Loreen should have been in the final last year, but she’s getting a do over now and you can bet your bottom she wants the top prize. She’s a phenomenal vocalist, and her performance in the semi was the perfect amount of simplicity and show – plus, she’s going in as the favourite and had been #1 on Swedish iTunes for weeks. All she needs is to impress the international juries, and it’s hello Azerbaijan.
Danny too, has a heap going for him. He was 2011’s runner-up (as was Eric Saade who came back a year later and won), he’s nabbed the coveted last spot in the running order (as did Saade), he’s a great performer with a striking stage show and a good song, AND he’s also done well in the digital charts. Should he find favour with the juries, it may finally be his time.
My prediction: In my heart it’s Danny, but in my head it’s Loreen, and when it comes to placing a bet you have to use your head. In the fight for 2nd place, I’m thinking Danny, DBA and Ulrik. Molly should improve on the last place from her previous Globen outing. As for this year’s wooden spooner, I’m thinking Top Cats. If they do come last, they may have to change their band name…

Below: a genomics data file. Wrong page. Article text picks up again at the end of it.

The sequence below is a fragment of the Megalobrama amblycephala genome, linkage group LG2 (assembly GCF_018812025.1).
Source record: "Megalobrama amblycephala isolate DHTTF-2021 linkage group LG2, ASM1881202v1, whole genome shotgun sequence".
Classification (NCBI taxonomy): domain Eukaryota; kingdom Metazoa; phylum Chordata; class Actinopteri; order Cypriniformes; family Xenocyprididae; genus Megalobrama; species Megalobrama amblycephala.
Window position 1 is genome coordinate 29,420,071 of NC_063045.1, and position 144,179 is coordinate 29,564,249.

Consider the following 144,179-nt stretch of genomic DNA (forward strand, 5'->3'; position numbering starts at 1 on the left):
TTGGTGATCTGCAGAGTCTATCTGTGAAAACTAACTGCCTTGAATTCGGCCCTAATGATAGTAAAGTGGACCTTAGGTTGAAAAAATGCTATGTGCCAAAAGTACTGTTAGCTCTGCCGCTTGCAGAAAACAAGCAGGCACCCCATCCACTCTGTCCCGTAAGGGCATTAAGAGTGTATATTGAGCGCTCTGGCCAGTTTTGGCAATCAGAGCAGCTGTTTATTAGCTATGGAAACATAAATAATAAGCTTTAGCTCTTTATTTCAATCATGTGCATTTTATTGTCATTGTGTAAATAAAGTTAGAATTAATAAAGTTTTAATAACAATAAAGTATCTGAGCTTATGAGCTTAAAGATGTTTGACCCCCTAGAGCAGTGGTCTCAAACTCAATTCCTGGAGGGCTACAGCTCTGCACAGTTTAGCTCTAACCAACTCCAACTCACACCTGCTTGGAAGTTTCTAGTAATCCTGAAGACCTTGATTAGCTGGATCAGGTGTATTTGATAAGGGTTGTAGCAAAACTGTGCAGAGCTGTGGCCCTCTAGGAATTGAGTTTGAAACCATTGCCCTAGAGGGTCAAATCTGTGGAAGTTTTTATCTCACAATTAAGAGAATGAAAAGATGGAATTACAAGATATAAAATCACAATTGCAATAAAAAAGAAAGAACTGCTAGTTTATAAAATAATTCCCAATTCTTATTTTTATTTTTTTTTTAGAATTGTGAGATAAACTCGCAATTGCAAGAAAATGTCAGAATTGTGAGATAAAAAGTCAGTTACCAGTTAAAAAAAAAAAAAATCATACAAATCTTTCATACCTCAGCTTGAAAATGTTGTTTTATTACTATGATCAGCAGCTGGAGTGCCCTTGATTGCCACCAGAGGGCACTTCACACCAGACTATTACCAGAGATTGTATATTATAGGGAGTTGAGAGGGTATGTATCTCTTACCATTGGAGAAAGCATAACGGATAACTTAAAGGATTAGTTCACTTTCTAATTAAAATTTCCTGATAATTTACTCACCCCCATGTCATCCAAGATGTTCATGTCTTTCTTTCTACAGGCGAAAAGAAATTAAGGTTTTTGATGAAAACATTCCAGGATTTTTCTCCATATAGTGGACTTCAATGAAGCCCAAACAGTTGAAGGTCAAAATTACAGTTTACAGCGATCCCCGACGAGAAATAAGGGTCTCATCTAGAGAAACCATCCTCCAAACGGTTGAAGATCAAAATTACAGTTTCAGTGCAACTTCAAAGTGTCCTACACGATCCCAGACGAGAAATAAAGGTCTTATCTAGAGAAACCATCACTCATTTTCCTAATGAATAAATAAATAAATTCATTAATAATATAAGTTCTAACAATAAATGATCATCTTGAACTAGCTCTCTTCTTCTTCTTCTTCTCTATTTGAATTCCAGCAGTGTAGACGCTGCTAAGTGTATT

Because there is life after Melodifestivalen, no matter how bleak it may seem.
The entry deadline is looming, so the next week will be a busy one. Here’s the schedule, not including the BBC’s vague “next few days” song presentation announcement for the UK:
Sunday the 11th – Moldova
Monday the 12th – Greece
Wednesday the 14th – Montenegro (song presentation), San Marino (artist announcement)
Thursday the 15th – Bosnia & Herzegovina (song presentation)
Friday the 16th – San Marino (song presentation)
Saturday the 17th – Azerbaijan, Belgium (song presentations x 2)
So we should have a 42-strong list of entries by next Sunday, but whether we will…that’s another matter. There always seems to be one country that waits until the very last minute to make everything official. Tut tut.
Don’t forget to join me on the regular social networking sites (@EurovisionByJaz) tomorrow for an in-depth gossip about What Happened Last Night (which for most people is various drunken activities that need to be slowly pieced together, but for ESC fans is various mini song contests that need to be rapidly and bitchily dissected).